What O.J. Simpson’s Life Behind Bars Is Like Today
FX series The People v. O.J. Simpson: American Crime Story won nine Emmy Awards in 2016. Incredibly, it’s only the second most acclaimed work involving Simpson this year, as the ESPN documentary series O.J.: Made in America earned remarkable raves (count how many times the words “masterwork”, “masterpiece”, and “master opus” appear in this roundup of reviews). The result is that Simpson has reestablished himself as one of America’s most famous men, just as he did first as a Heisman winner, then as a commercial pitchman/actor, and finally as the most celebrated defendant in the history of our legal system.
Of course, Simpson himself is in many ways a distant memory, known only through old film clips and actor reenactments. Sentenced to 33 years in prison for his part in a robbery on October 3, 2008—13 years to the day after his acquittal for the murder of his ex-wife Nicole Brown Simpson and her friend Ronald Goldman—the 69-year-old is incarcerated at Lovelock Correctional Center in Nevada (located 90 miles northeast of Reno), where he is one of 1,680 inmates.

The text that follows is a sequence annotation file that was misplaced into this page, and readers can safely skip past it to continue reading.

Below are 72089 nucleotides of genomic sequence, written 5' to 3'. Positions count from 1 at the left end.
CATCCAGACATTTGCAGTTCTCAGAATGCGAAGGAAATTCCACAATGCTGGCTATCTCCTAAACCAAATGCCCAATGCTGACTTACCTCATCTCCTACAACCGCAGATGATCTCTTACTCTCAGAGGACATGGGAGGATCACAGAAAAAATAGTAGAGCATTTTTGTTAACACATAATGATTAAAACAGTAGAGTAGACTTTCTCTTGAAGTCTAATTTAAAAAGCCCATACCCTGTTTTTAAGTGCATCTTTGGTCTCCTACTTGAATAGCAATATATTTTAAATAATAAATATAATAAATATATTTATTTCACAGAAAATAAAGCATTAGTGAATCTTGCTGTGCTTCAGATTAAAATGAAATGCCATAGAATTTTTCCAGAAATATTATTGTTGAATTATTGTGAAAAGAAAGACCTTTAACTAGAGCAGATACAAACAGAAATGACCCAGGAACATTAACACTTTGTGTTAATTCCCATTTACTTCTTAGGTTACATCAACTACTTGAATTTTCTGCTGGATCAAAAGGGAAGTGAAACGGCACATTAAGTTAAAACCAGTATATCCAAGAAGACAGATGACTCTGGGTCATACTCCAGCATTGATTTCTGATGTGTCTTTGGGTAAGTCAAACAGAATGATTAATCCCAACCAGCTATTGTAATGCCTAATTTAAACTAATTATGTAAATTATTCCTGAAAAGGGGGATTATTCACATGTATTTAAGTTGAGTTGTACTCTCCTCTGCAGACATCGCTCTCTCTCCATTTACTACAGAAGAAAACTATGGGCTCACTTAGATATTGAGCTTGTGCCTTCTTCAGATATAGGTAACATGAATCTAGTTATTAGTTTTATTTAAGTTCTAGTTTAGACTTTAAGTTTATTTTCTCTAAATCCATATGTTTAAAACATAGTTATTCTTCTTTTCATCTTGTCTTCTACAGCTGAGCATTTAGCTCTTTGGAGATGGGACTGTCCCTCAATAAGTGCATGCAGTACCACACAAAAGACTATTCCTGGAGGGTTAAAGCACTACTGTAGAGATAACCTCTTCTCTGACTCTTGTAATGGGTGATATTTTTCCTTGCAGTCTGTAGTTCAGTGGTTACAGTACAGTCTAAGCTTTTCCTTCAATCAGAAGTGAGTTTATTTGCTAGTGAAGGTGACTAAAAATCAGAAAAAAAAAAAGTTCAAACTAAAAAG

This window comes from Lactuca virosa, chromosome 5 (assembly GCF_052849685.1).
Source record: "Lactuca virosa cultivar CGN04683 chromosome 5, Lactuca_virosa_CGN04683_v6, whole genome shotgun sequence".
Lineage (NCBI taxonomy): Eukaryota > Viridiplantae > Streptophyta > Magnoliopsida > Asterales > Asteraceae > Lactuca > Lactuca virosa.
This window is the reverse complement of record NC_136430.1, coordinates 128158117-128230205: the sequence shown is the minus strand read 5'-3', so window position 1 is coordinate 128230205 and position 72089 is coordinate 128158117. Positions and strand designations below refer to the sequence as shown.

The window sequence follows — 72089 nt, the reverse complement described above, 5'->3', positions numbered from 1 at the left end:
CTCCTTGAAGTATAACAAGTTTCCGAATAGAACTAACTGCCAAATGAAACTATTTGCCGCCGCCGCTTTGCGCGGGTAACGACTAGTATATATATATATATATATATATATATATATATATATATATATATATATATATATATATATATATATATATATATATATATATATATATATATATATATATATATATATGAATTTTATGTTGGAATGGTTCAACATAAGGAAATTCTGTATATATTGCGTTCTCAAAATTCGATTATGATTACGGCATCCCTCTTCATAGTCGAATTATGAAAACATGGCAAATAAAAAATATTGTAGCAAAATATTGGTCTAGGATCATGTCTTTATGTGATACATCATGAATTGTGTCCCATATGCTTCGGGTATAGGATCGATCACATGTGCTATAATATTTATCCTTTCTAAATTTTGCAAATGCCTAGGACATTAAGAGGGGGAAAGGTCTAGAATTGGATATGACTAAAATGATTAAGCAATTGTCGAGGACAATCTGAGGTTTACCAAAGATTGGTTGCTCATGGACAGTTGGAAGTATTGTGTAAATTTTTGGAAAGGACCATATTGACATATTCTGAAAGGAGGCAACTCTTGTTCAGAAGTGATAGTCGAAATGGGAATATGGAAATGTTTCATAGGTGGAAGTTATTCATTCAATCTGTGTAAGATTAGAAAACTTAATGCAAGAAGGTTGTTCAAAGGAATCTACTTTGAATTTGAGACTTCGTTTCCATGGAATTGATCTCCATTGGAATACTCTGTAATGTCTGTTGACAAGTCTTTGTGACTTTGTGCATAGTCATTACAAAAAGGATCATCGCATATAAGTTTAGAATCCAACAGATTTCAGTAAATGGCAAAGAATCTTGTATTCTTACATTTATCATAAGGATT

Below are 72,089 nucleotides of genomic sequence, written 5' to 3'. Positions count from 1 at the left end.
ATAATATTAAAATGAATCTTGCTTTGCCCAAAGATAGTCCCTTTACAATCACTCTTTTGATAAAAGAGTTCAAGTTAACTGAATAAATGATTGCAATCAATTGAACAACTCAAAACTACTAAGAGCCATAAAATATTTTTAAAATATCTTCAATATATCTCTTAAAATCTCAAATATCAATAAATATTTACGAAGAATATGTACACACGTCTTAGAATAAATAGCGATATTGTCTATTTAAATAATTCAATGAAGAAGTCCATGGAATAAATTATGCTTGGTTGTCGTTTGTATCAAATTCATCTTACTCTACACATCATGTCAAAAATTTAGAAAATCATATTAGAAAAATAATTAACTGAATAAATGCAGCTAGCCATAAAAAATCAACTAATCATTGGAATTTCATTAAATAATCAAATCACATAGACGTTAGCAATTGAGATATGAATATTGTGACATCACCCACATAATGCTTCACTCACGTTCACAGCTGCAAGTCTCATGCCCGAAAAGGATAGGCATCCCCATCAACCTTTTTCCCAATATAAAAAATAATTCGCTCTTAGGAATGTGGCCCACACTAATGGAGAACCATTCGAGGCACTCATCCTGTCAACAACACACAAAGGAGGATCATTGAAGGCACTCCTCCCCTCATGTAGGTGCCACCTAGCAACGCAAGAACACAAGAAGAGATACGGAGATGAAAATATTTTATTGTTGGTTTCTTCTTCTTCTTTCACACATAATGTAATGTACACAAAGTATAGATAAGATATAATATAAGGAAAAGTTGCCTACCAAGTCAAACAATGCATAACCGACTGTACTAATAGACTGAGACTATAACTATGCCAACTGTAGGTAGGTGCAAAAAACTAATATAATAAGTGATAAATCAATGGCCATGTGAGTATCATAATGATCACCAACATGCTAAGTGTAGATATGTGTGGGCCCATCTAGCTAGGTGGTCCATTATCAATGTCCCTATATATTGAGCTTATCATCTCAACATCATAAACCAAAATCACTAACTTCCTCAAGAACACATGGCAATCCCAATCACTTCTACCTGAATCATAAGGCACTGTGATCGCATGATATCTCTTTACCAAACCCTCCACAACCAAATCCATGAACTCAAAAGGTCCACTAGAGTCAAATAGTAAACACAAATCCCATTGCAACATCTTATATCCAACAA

How has Simpson adjusted to the loss of his freedom? The answer appears to be surprisingly well. After a rough initial adjustment when he battled depression, Simpson seems to have embraced prison life with an eye towards making parole as soon as he’s eligible. As David Ng wrote in the Los Angeles Times:
“Prisoner 1027820 is treated in many ways like any other inmate at the Lovelock Correctional Center in Nevada: He gets the same standard issue blue uniform. He shares a bunk, toilet, and sink with a cellmate. He rises around 6:30 a.m., eats an early breakfast—he likes cold cereal, with a muffin and fruit—then heads to his work shift….He toils in the prison gym, cleaning equipment, and mopping floors, four days a week. Like many older inmates, he contends with age and ailments, including bad knees, and he works out on weight machines regularly to stay fit. He also coaches prison sports teams, umpires games, and recently became prison softball league commissioner.”
Indeed, sports remain central to his life (even if his knees prevent him from participating): He has a TV in his cell and reportedly watches them relentlessly.
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